It is factually in error at just about every point, starting from the total ignorance about the amount of theology was required of Cambridge students in Darwin’s day (young Darwin even considered taking holy orders). And the article descends from there into even sillier nonsense.

    Reclusive Darwin a consumate salesman!??? That claim is just…breathtaking!

  2. This is an example of accusing the opponent of one’s own faults.

    Intelligent Design is an empty sales pitch. In particular, in a negative political campaign. Does this article suggest an alternative for evolution in an account for the variety of life? Of course not.

    And, let us suppose that everything that he says about Darwin were true. Would that make a bit of difference for the validity of today’s evolutionary biology? Of course not.

    Evolutionary biology stands on the merit of the evidence, experimentation, predictions, reasoning and productivity. No one “believes” in the science on the basis of the personality of the discoverers.

    It seems that the intent is to distract the reader’s attention from the substance, the overwhelming evidence for evolutionary biology today, to a relatively important issue, Darwin’s personality. Make the most ridiculous claims about the 19th century, claims which attract refutation, and maybe it will be forgotten that evolutionary biology occupies a central position in the science of life. It would be as if one were to make attacks on the histories of Newton and Galileo as a way of weaking the support for physics and astronomy.

  3. Is it just me, or is the DI becoming more and more like AIG? Have the years of selection against badthink actually dumbed down the organization itself, or are they just dragging the bait across the bottom of the pond in search of those who feed there?

  4. Derek Freyberg

    No citations, could be complete invention by Flannery, who will be forgotten by the world soon after his demise (maybe even before it), while Darwin will be remembered whenever the topic of evolution is discussed.

  5. Oh please!!!
    These morons are challenging Darwin’s genius. I think there are hundreds of thousands of biologists over the years that would disagree with their inane comments.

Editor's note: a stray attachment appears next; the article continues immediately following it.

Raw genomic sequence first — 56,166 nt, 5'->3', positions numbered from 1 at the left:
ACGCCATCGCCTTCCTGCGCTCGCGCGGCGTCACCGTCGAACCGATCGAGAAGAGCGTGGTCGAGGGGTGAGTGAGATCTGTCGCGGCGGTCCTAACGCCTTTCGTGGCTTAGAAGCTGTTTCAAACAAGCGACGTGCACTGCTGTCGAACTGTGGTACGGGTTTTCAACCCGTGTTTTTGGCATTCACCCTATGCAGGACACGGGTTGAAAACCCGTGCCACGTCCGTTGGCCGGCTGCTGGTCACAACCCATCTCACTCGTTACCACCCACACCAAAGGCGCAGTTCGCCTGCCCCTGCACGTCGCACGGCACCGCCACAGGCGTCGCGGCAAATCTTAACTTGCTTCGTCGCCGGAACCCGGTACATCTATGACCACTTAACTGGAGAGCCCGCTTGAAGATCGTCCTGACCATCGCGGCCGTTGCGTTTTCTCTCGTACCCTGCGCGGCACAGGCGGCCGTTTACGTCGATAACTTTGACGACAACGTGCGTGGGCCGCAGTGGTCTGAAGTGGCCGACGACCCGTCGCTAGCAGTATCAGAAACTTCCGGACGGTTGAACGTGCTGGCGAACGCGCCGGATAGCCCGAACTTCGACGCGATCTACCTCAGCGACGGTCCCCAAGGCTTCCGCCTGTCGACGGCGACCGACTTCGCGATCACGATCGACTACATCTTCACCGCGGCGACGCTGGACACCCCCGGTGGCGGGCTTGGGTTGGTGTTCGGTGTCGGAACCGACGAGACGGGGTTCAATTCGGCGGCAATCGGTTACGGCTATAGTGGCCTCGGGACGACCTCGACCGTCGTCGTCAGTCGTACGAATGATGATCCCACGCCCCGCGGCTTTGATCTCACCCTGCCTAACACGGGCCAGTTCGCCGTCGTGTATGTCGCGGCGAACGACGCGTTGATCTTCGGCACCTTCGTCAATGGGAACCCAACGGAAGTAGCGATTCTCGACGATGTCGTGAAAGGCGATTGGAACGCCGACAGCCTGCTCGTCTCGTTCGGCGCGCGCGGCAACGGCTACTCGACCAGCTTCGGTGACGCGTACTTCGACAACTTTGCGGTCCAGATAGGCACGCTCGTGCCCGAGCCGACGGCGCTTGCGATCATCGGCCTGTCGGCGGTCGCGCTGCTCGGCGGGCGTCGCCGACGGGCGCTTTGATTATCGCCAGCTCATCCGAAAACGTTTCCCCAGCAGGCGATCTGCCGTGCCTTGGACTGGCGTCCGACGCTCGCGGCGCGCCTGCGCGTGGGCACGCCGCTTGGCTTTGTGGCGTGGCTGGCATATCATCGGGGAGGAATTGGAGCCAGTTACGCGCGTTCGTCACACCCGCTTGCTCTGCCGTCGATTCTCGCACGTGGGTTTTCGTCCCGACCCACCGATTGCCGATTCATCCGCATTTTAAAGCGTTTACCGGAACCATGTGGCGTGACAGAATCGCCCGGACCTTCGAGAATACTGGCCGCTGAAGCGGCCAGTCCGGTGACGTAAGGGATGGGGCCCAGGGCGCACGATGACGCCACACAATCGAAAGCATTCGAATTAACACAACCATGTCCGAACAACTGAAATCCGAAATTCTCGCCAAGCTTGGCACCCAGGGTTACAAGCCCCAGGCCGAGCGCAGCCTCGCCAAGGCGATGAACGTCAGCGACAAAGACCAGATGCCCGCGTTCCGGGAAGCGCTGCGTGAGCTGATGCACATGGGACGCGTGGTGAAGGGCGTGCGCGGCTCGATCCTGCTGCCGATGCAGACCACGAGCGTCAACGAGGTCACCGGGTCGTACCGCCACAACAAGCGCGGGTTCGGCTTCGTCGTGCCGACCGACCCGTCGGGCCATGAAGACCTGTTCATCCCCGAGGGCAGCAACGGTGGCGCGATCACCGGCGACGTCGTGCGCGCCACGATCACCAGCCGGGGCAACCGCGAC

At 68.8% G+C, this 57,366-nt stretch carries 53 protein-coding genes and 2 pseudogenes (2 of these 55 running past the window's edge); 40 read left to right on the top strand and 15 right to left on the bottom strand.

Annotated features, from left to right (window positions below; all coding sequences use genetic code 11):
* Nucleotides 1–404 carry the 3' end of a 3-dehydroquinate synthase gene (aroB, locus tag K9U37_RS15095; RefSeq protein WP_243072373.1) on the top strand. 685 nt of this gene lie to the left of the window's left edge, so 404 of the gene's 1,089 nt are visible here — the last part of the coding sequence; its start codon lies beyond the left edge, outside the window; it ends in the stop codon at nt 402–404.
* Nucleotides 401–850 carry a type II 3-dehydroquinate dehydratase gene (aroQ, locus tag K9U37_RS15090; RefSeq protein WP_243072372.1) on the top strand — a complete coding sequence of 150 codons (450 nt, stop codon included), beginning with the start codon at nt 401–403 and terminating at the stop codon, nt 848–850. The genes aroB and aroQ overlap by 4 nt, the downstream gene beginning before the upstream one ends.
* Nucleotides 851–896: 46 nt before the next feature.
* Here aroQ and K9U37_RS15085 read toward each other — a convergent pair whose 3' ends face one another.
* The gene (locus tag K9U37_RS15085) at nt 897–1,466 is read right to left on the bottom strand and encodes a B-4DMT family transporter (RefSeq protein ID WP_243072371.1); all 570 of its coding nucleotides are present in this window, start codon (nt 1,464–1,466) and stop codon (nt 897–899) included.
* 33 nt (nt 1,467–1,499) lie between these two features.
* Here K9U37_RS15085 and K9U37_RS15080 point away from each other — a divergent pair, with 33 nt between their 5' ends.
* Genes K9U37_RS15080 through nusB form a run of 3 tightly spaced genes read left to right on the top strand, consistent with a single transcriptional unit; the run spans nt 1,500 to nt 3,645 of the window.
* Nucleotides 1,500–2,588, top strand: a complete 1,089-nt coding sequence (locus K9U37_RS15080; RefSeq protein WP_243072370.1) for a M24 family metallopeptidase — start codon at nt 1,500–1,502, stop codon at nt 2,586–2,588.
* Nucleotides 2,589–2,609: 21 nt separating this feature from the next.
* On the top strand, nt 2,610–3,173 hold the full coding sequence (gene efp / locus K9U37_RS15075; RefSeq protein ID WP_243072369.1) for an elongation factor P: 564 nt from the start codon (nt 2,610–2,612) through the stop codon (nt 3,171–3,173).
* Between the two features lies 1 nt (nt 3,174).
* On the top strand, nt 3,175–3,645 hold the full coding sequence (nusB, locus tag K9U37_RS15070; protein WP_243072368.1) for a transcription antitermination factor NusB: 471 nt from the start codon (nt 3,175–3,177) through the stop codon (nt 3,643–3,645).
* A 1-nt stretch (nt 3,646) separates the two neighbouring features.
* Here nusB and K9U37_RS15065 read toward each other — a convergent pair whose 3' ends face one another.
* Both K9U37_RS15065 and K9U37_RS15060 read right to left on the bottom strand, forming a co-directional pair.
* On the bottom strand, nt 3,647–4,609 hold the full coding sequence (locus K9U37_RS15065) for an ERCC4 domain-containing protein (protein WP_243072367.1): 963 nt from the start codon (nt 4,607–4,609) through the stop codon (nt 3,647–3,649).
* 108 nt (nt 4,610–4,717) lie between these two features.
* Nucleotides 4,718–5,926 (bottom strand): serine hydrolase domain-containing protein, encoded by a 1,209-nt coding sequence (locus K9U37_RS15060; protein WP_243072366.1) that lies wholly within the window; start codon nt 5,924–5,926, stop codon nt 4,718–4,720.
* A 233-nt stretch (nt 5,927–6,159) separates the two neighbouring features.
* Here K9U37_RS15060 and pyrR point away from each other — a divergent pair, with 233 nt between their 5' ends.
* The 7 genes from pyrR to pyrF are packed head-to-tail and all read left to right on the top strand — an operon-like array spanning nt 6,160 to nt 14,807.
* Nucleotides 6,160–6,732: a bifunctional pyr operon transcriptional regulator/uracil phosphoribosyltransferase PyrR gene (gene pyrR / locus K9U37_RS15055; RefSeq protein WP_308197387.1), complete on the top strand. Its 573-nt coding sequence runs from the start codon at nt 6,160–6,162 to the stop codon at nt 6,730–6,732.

6. Flannery writes: ““Darwin’s total lack of facility with theological questions — his seeming lack of knowledge (or at least glaringly facile knowledge) of Scripture… His philosophical and theological musings seem quite amateurish.”

    The implied argument here is a wondrous creationist oldie rehashed in pretty new language. What is it you ask?

    Darwin was wrong because he wasn’t a creationist!

  7. michaelfugate

    So if I write a scientific paper about anything and don’t include God, then I am selling the stench of secularism? implying that God is superfluous and irrelevant?

    What a tiny little mind on display.

  8. Please, don’t fall for the bait.
    They are trying to make it appear as if the support for evolutionary biology depends upon the personality of Darwin. If one rises to the attack on Darwin by defending him, it is a distraction from the basis of the support for evolutionary biology – that evolution has become the important concept in 21st century biology by providing an explanation for so much in biology, to the extent that no one has even hinted at an alternative. So much so that even those who hate evolution cannot bring themselves to speak of biology without bringing up the topic of evolution; “whatever happens (and they don’t suggest an alternative) it better not involve evolution”.
    Yes, Darwin was a clever scientist. We know that because evolution turns out to provide such a productive solution to so much in bioogy that would otherwise be puzzling. Not the other way around, as if one were to say Evolution is right because a clever man said so.